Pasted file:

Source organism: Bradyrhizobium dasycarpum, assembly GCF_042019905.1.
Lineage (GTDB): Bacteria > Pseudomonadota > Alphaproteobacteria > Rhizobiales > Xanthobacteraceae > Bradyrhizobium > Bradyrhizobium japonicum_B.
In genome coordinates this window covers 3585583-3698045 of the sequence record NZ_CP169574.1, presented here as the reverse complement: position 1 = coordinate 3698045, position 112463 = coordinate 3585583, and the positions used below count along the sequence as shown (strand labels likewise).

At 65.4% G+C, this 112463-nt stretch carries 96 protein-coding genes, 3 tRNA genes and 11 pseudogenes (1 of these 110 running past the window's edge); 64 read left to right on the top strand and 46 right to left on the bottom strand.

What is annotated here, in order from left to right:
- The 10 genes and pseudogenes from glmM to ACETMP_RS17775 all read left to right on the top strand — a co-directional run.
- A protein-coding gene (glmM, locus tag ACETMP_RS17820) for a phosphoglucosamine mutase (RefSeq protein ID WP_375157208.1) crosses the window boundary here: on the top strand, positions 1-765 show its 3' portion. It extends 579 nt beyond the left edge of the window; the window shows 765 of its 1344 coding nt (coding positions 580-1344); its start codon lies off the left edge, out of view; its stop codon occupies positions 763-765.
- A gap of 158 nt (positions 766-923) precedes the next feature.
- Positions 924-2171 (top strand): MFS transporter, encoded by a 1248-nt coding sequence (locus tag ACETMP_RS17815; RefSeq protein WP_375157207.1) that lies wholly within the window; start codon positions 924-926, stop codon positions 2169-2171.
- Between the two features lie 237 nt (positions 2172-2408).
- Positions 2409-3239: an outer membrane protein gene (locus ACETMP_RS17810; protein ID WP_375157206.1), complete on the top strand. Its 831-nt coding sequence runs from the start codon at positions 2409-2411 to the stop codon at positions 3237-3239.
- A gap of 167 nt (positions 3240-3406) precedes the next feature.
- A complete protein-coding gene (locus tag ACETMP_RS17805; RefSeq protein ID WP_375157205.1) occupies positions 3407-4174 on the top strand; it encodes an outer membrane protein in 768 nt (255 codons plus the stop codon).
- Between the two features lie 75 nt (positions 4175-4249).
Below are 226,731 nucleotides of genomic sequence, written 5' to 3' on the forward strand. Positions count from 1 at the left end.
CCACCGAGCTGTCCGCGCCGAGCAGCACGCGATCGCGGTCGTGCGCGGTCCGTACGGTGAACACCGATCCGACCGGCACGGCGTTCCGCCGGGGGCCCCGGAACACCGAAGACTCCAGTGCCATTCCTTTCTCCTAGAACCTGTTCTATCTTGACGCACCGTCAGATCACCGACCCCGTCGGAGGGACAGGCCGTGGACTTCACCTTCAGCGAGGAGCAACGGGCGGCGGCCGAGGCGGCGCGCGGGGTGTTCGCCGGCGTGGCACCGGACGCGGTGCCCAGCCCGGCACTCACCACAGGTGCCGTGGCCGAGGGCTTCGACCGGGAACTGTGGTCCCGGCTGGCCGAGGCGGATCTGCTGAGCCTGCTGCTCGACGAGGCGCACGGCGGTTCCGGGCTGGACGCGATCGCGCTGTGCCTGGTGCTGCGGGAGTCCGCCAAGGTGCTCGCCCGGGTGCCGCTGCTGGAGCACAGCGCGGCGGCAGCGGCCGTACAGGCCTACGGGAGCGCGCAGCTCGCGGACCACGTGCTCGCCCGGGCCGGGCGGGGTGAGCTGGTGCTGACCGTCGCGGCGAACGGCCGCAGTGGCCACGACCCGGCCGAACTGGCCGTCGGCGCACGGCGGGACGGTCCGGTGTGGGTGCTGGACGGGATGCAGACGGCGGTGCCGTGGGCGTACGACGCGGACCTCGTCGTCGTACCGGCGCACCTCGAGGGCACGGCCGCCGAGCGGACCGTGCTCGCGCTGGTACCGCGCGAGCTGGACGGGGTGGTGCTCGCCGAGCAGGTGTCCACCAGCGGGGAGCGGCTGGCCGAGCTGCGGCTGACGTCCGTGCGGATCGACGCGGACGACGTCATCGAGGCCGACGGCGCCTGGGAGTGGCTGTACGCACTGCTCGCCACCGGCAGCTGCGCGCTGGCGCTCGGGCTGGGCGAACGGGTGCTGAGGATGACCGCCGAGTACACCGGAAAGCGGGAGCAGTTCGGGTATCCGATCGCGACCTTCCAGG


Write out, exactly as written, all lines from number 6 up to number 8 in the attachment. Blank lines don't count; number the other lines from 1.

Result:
- The 10 genes and pseudogenes from glmM to ACETMP_RS17775 all read left to right on the top strand — a co-directional run.
- A protein-coding gene (glmM, locus tag ACETMP_RS17820) for a phosphoglucosamine mutase (RefSeq protein ID WP_375157208.1) crosses the window boundary here: on the top strand, positions 1-765 show its 3' portion. It extends 579 nt beyond the left edge of the window; the window shows 765 of its 1344 coding nt (coding positions 580-1344); its start codon lies off the left edge, out of view; its stop codon occupies positions 763-765.
- A gap of 158 nt (positions 766-923) precedes the next feature.